- We conclude that public health and biomedical ethics frameworks are mutually reinforcing and supportive of ECA as a tobacco harm reduction strategy.
- Toxicological testing, population studies, clinical trials and randomized controlled trials demonstrate the potential reductions in exposures for smokers. Many barriers impede the implementation of product substitution in tobacco harm reduction. These products have been subjected to regulatory bans and heavy taxation and are rejected by smokers and society based on misperceptions about nicotine, sensational media headlines and unsubstantiated fears of youth addiction. These barriers will need to be addressed if tobacco harm reduction is to make the maximum impact on the smoking endemic.
- Increasing taxes on reduced-risk products could function to deter smokers from switching to them.
- To reduce smoking and to save millions of lives, tobacco harm reduction in the form of cigarette substitution with low-risk products appears to be a promising path. These products, although not completely risk-free, offer an alternative to quit or die. In consideration of the available evidence, advice to tobacco smokers should include trying substitute products. The obvious fact so often overlooked is that smoking is rewarding and people like to do it. Giving smokers an alternative with efficient nicotine delivery means that they might prefer one of these products over cigarettes.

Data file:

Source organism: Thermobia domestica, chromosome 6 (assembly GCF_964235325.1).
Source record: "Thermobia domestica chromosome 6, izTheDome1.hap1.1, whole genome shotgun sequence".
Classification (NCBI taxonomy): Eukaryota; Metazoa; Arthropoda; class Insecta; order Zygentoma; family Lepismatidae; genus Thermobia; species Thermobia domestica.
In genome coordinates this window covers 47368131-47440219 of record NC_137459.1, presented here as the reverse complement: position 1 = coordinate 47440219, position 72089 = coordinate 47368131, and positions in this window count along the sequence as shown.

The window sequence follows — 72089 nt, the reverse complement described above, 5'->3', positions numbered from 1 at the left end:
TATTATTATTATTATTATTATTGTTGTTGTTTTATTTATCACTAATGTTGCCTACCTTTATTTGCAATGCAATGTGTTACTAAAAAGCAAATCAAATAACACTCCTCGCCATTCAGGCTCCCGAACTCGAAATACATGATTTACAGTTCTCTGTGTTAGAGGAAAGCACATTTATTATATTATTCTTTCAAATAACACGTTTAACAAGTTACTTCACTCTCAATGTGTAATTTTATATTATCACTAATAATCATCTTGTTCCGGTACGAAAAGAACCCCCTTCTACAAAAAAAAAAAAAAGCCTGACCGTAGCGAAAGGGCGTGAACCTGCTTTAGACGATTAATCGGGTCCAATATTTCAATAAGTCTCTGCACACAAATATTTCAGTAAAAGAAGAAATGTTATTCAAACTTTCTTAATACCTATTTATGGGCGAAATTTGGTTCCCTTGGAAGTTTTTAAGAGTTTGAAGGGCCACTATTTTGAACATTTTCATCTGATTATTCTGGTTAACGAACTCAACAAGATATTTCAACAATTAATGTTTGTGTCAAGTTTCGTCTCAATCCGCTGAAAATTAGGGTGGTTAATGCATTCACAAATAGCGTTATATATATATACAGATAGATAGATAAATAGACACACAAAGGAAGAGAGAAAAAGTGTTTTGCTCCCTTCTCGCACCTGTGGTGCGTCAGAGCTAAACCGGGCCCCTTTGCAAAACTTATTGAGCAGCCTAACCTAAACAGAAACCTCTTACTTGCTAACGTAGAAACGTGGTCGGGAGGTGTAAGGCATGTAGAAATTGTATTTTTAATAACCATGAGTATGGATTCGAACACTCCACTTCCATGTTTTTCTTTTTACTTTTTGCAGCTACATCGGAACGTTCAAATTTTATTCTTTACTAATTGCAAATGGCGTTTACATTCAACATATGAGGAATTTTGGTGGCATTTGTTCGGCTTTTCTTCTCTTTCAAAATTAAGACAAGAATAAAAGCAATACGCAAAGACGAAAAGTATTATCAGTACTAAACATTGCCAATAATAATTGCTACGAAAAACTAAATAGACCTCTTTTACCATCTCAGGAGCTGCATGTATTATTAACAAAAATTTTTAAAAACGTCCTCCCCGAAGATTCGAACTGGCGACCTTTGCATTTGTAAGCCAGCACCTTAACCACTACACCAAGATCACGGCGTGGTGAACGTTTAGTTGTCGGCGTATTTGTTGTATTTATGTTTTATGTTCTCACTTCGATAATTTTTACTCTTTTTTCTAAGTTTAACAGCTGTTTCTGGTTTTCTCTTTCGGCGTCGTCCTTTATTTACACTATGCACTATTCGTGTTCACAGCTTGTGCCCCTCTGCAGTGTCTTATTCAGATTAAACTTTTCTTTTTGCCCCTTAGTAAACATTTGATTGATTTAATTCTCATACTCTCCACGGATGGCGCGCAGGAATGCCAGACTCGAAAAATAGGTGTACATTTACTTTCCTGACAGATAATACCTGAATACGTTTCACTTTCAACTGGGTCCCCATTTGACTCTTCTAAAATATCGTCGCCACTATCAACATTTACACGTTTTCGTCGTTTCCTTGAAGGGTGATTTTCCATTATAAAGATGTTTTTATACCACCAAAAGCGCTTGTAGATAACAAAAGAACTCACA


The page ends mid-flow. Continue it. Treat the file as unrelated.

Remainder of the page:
- We provide some of the first evidence on how e-cigarette taxes impact adult smokers, exploiting the large tax increase in Minnesota. That state was the first to impose a tax on e-cigarettes by extending the definition of tobacco products to include e-cigarettes. This tax, which is 95% of the wholesale price, provides a plausibly exogenous deterrent to e-cigarette use.
- Our results suggest that in the sample period about 32,400 additional adult smokers would have quit smoking in Minnesota in the absence of the tax. If this tax were imposed on a national level about 1.8 million smokers would be deterred from quitting in a ten year period. The taxation of e-cigarettes at the same rate as cigarettes could deter more than 2.75 million smokers nationally from quitting in the same period.
- PDF Version
- Citation: Saffer, Henry and Grossman, Michael and Dench, Daniel and Dave, Dhaval, E-Cigarettes and Adult Smoking: Evidence from Minnesota (December 12, 2019). Available at SSRN: https://ssrn.com/abstract=3503054 or http://dx.doi.org/10.2139/ssrn.3503054